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Daniel More, MD

Some Inhaled Corticosteroids Used To Treat Childhood Asthma May Affect Final Adult Height

By December 20, 2012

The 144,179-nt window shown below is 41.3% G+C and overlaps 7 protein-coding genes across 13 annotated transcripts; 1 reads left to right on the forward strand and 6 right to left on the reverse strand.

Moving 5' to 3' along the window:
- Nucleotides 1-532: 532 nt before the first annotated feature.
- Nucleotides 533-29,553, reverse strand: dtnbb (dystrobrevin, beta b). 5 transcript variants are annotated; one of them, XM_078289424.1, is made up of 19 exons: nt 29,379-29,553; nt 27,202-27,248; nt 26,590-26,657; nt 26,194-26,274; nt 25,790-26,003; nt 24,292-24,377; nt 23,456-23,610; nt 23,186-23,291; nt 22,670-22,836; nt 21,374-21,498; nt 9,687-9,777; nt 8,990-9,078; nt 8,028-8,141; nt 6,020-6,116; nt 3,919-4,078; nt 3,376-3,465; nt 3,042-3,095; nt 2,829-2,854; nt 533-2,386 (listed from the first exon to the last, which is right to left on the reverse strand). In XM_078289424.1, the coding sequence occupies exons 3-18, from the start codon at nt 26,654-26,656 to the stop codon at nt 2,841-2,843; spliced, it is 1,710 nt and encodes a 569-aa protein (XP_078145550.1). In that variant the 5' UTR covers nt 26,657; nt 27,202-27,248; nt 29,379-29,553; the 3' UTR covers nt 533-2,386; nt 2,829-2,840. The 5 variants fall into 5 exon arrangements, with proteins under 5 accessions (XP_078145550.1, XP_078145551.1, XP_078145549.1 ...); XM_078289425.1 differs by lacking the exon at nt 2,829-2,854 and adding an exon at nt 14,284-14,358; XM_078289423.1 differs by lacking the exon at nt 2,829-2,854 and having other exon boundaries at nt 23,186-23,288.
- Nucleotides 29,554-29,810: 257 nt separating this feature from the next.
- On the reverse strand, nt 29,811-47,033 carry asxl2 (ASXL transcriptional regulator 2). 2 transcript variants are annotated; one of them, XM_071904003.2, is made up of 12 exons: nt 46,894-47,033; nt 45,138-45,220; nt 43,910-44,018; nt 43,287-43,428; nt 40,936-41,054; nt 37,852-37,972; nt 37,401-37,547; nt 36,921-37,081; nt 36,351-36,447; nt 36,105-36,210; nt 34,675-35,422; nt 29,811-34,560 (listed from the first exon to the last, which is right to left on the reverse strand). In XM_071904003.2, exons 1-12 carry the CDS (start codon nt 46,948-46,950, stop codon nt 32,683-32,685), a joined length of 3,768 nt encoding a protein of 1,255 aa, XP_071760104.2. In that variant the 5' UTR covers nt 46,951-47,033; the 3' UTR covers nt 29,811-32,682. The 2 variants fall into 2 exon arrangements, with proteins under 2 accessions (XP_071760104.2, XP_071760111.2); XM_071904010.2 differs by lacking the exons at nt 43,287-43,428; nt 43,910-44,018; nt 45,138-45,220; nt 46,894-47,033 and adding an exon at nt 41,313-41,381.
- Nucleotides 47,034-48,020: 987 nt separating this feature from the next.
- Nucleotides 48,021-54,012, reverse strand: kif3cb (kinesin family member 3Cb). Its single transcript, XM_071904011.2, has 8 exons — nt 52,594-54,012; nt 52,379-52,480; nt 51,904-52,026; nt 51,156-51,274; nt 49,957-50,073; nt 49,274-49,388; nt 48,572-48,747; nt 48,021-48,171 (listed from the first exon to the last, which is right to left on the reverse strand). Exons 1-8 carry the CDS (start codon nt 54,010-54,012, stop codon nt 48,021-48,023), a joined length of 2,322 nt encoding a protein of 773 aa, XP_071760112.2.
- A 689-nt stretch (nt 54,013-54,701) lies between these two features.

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Asthma is one of the most common chronic diseases in children, and most children need a daily controller therapy in order to treat their asthma. The preferred controller therapy is an inhaled corticosteroid (ICS). Side effects of ICS in children include short-term suppression of vertical growth, although it has always been assumed that the final adult height was not affected by these medications. A recent study published in the New England Journal of Medicines, however, shows that children using a medium-dose of inhaled budesonide had a final adult height that was about a half-inch shorter than children who weren't given an ICS. This may lead to more parents being wary of their child taking an ICS -- although the bigger danger is that uncontrolled asthma can lead to emergency room visits, hospitalizations, loss of lung function, missed school/work days, inability to perform daily activities, and even death. Phyisicians will need to weigh the benefit of ICS for the control of asthma, versus using other non-ICS medications, compared to the risk of side effects, which now may include permanent effects on final adult height.

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